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Copyright © 2012
Forkmedia LLC



by Fred McMillin
for May 18, 2000

 

Okey Dokey "nyoh-ky"


Prologue

Chef Vittorio Saccone demonstrated the preparation of Gnocchi Verdi for my wife at Rome's Grand Hotel.

Chef Vittorio Saccone

Chef Vittorio Saccone demonstrating for Mrs. McMillin the preparation of Gnocchi Verdi at Rome's Grand Hotel.


The Rest of the Story

The Italian word for one dumpling is "gnocco." The plural is "gnocchi." "Verdi" is green, the color the gnocchi acquire when they are made with spinach. Two millennia ago the Romans had an early version of the dish. It is still a favorite in Rome. There is a fine recipe and photo of gnocchi verdi in the Time Life book on The Cooking of Italy.


After the Lesson

In the large dining room after the lesson, Chef Saccone poured a light Italian white wine with the gnocchi. After that careful preparation, he wasn't going to overwhelm those delicate flavors with a red. I'm sure the chef would approve this...


Wine of the Day

Danzante 1998 Pinot Grigio (PEE-noh GREE-jyoh), Italy
By Danzante (dahn-ZAHN-TAY)
Danzante??—The Italian word means "dancing." Well, if it takes two to tango, there couldn't be a better pair than Mondavi and Frescobaldi, leading vintners in their respective countries. Danzante is the name of the wines they are producing jointly in northeastern Italy. The Grigio is their first white release.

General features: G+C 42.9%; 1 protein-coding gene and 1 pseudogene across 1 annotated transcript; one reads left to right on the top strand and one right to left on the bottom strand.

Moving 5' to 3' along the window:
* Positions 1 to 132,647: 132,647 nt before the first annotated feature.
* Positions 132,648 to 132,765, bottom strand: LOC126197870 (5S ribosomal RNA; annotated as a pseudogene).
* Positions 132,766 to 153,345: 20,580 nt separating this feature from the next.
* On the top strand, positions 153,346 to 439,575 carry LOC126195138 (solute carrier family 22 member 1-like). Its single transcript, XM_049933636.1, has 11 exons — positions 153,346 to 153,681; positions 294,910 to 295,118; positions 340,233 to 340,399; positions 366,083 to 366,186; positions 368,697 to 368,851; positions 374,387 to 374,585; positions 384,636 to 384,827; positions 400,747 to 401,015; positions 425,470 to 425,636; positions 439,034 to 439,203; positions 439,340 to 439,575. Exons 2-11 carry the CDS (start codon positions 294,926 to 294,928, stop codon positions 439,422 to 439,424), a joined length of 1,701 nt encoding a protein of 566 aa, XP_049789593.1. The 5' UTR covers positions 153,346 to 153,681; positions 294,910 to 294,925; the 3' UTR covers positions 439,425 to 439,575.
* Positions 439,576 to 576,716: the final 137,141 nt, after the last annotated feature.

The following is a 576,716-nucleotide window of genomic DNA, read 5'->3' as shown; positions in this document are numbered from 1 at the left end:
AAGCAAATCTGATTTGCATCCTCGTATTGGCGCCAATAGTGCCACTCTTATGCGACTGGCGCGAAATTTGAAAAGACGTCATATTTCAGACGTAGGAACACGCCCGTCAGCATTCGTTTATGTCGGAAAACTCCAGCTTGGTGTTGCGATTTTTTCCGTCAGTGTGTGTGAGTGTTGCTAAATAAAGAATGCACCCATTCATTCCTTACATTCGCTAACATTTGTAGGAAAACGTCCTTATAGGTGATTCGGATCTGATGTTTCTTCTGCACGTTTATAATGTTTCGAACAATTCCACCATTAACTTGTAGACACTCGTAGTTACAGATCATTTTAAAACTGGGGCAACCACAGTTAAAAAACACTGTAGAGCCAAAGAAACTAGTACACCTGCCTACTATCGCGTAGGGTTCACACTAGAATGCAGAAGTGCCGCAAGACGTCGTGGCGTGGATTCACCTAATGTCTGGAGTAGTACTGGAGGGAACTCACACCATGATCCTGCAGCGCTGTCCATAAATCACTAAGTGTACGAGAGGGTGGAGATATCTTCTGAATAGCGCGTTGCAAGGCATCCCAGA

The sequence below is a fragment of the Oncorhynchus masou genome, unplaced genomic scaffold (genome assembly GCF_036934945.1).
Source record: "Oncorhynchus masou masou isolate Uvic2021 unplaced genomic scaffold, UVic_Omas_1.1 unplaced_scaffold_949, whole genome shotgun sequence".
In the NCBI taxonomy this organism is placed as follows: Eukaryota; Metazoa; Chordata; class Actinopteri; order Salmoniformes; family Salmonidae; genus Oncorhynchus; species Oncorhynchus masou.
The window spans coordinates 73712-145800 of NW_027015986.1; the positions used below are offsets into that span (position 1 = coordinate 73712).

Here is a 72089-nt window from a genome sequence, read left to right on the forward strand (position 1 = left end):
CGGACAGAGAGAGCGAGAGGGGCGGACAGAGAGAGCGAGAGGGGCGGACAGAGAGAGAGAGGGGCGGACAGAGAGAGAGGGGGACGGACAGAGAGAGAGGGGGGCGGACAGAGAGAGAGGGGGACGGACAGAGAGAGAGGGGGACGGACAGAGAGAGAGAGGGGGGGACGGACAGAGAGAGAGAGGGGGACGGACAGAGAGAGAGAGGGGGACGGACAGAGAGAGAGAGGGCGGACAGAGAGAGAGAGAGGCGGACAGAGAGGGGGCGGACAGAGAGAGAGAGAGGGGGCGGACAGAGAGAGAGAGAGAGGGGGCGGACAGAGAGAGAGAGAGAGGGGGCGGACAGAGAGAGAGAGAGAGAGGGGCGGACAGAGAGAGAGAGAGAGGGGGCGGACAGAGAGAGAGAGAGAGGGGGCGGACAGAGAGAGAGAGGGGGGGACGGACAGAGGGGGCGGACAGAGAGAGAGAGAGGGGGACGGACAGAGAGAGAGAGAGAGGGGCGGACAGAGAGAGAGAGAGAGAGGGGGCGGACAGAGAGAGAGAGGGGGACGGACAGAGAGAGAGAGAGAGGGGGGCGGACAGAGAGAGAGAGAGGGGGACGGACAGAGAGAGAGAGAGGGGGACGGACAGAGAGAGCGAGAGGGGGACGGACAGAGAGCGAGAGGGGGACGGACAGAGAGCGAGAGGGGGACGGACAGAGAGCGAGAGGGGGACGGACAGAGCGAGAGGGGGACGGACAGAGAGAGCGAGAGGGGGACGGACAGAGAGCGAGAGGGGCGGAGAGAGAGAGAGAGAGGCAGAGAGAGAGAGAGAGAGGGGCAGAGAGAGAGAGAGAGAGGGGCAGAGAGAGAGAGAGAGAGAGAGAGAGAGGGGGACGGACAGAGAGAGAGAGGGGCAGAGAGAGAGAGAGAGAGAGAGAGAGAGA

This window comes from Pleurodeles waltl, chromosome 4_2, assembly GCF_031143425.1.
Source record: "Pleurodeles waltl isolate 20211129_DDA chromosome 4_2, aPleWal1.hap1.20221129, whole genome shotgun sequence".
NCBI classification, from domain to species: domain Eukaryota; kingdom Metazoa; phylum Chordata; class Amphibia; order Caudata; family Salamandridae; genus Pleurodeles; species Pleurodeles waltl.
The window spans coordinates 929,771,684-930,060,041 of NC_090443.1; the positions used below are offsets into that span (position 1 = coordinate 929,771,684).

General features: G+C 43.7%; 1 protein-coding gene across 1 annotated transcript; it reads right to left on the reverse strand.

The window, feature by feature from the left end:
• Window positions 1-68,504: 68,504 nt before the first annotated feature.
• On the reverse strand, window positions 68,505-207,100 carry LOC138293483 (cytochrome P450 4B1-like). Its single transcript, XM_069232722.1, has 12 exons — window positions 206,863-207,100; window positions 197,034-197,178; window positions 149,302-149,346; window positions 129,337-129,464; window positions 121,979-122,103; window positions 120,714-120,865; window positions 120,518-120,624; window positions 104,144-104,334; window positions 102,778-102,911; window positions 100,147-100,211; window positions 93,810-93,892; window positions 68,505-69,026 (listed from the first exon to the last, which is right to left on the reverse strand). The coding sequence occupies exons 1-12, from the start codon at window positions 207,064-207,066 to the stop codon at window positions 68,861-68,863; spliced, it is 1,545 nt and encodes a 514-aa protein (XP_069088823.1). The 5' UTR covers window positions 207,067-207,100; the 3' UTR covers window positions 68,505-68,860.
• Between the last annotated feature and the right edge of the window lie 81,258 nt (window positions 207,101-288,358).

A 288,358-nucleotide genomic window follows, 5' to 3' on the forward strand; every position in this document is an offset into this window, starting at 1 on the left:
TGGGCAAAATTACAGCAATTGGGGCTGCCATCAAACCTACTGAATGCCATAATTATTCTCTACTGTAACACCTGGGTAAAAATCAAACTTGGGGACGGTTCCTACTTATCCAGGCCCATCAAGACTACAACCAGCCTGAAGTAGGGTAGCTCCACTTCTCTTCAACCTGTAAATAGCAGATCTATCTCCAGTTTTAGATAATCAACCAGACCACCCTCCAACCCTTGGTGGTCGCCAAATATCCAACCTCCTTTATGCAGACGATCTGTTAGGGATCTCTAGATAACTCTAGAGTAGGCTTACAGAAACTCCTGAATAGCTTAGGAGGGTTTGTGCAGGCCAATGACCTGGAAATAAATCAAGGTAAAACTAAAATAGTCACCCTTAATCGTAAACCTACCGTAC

Production—40,000 cases, which tells you they KNOW the public will like it.
Tasting Notes—Crisp and refreshing. Drink now. It's a companion for light dishes, not a dominator.
Rating—RECOMMENDED; good value at TEN DOLLARS!
Contact—Mary Ann Vangrin, (707) 251-4483, FAX(707) 251-4386


Postscript

Gastronomy had a good 1894...

  • In Paris a new dish is created, Lobster Thermidor.
  • A new vegetable quickly becomes very popular in France and the United States...iceberg lettuce.
  • In New Braunfels, Texas, German-American William Gebhardt invents the first chili powder.
  • In London, the celebrated Auguste Escoffier honored the Australian opera star, Nellie Melba, by inventing the dish Peach Melba (a scoop of vanilla ice cream on a peeled, poached peach half.)

    What's this have to do with today's article? Well, the Grand Hotel in Rome opened that year. The dining room seated 250 people. They had an eye-catching innovation; each room had three electric light bulbs! And on January 11, 1894 they opened the hotel with a fantastic, sixteen-course banquet, prepared by a chef brought in for the occasion, Escoffier!

    Credits—James Trager's Food Chronology

     
    About the Writer

    Fred McMillin, a veteran wine writer, has taught wine history for 30 years on three continents. He currently teaches wine courses at San Francisco State and San Francisco City College. In 1995, the Academy of Wine Communications honored Fred with one of only 22 Certificates of Commendation awarded to American wine writers.

     
     


    This page created May 2000

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